What is the Banking Union and how will it develop? My paper ‘EU Banking Union: Agencies and the Lesson from the US’ (available here) argues that a comparative analysis between EU and US administrative law offers a conceptual framework with which to theorise about the role of Independent Agencies (IAs) and their internal mechanisms of review, and thereby provide insights into potential future developments of the EU Banking Union. My research explores the issue of judicial oversight of the acts of independent agencies, both in the present-day EU and in the post-Civil War United States, when the US experienced debt crises and defaults. As Skowroneck[1] has shown, the US responded to the economic crisis after the Civil War with new administrative capacities and policy instruments which were intended to preserve the market. Even before the establishment of the Interstate Commerce Commission in 1887, which marks the emergence of regulatory agencies, an expansive role for administrative discretion emerged under broad delegations of Congressional authority. Thus, 19th century US administrative law offers an important reference point for understanding the institutional allocation of power in current EU banking regulation.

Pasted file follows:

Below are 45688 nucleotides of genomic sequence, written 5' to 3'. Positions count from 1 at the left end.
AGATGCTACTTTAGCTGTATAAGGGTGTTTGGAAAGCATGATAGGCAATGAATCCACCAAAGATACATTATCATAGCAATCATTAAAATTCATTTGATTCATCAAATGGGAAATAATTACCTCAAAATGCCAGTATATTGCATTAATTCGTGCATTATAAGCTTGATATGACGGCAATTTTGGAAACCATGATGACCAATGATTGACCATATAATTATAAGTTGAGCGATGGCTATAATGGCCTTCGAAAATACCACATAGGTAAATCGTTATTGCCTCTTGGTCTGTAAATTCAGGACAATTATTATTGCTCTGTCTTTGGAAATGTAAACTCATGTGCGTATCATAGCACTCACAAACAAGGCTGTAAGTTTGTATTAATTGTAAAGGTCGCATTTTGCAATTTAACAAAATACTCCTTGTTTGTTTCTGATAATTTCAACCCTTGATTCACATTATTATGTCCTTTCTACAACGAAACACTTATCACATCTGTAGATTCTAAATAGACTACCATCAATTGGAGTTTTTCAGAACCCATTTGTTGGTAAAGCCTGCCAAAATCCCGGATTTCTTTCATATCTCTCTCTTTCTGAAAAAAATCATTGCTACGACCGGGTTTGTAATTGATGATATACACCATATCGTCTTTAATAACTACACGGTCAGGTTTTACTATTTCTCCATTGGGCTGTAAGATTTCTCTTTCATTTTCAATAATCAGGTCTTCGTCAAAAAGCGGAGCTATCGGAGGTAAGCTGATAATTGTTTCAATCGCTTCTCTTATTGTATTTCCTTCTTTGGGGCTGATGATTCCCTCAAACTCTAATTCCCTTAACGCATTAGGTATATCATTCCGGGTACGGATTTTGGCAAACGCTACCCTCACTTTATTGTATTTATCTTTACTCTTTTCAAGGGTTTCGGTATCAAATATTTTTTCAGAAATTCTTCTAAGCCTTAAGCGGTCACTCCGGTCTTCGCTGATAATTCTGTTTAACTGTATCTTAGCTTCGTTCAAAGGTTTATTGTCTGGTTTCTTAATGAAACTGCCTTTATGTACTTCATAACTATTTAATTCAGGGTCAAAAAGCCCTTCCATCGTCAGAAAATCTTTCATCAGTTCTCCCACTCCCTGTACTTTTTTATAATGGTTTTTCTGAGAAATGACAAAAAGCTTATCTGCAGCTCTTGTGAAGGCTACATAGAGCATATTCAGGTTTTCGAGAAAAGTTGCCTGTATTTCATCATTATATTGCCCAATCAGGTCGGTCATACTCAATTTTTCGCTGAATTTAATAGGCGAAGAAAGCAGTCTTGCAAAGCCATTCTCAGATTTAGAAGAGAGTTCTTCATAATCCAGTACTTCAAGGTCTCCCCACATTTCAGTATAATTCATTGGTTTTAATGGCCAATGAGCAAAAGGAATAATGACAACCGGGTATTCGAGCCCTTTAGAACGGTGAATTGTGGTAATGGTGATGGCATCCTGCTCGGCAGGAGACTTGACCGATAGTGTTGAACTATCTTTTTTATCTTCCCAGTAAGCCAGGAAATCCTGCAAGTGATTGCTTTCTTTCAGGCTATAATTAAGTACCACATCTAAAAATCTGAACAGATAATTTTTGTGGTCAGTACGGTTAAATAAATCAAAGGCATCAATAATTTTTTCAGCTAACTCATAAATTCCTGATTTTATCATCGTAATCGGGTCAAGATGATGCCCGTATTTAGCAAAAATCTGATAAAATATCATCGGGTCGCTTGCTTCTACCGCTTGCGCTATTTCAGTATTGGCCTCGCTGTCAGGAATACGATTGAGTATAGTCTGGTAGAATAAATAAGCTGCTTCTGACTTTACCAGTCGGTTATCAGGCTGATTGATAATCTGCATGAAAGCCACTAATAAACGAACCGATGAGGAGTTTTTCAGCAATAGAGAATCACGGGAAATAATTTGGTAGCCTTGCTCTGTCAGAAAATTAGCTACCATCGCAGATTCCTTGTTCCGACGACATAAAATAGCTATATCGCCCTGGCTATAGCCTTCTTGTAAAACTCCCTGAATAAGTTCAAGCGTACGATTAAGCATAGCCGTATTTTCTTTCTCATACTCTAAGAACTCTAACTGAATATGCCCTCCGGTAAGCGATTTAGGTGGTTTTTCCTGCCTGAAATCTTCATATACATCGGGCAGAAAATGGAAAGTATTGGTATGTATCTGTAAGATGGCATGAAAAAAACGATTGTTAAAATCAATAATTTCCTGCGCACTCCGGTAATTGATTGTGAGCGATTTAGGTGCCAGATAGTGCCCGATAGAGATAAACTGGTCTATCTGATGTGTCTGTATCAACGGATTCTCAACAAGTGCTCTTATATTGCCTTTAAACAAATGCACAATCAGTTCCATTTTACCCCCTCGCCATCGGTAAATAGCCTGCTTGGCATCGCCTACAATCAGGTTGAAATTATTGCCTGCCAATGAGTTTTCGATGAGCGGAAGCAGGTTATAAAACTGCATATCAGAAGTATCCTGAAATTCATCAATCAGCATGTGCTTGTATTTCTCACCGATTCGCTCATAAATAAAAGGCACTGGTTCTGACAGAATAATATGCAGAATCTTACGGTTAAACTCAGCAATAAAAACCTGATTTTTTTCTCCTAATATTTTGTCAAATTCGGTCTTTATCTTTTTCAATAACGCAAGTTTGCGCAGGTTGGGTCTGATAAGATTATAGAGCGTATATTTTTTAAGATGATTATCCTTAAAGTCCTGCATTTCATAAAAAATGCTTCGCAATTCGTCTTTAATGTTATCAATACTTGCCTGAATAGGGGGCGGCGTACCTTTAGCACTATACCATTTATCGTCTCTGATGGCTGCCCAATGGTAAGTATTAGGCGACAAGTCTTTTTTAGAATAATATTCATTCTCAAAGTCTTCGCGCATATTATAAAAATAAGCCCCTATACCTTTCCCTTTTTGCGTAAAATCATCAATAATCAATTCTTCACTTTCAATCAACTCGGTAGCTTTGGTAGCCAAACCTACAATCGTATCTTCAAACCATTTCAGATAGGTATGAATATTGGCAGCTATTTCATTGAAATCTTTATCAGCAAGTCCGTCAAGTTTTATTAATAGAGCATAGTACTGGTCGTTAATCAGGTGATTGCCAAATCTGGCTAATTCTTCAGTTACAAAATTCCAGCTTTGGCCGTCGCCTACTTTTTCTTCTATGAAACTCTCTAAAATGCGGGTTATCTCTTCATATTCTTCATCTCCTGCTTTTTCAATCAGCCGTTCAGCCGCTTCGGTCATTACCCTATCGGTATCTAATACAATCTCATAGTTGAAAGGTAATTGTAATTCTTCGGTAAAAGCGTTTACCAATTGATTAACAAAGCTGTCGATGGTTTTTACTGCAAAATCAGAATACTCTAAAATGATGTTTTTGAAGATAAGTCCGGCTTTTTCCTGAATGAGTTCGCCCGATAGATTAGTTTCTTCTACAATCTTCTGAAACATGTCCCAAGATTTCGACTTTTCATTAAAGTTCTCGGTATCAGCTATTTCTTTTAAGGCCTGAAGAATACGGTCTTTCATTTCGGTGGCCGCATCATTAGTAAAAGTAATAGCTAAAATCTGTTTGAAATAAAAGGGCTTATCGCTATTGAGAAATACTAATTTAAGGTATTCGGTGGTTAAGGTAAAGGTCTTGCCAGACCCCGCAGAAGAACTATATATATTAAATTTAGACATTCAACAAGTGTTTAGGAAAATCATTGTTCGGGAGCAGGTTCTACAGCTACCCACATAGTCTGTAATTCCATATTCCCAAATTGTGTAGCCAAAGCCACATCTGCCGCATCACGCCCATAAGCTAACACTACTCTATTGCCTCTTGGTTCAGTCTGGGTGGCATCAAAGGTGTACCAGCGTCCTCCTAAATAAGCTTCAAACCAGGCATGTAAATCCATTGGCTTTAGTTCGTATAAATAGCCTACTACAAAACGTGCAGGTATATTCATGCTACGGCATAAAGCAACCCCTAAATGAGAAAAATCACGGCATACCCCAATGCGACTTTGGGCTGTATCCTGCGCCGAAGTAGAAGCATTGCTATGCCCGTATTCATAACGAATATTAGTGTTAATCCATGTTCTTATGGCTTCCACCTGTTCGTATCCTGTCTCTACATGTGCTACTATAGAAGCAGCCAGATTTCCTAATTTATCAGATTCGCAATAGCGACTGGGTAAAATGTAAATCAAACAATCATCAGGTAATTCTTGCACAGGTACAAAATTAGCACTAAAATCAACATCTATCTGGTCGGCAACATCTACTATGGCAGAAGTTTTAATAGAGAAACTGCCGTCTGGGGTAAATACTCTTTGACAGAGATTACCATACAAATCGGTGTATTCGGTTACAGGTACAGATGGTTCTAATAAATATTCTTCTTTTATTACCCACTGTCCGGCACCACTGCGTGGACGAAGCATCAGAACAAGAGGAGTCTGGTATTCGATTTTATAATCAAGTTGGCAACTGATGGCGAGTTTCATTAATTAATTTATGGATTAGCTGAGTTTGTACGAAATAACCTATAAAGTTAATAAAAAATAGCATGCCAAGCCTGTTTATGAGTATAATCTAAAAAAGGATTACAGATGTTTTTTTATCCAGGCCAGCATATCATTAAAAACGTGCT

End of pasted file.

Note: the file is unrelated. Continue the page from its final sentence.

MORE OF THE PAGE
The paper focuses on the boards of appeal of the two most recent IAs set up by the Single Supervisory Mechanism regulation and the Single Resolution Mechanism regulation as part of the EU Banking Union: the Supervisory Board within the ECB, and the Single Resolution Board. The key finding of my paper is that IAs, despite giving rise to concerns from a judicial protection standpoint, may prove necessary to tackle the complex technical issues which arise from the Eurozone crisis, and may constitute a preferential form of governance within the EU Banking Union, as was the case in the US in the 19th century.


Luigi Lonardo is a PhD candidate at The Dickson Poon School of Law, King’s College London, and a guest contributor to the Oxford Business Law Blog.


[1] Stephen Skowroneck, Building a New American State. The Expansion of National Administrative Capacities, 1877-1920 (CUP 1982).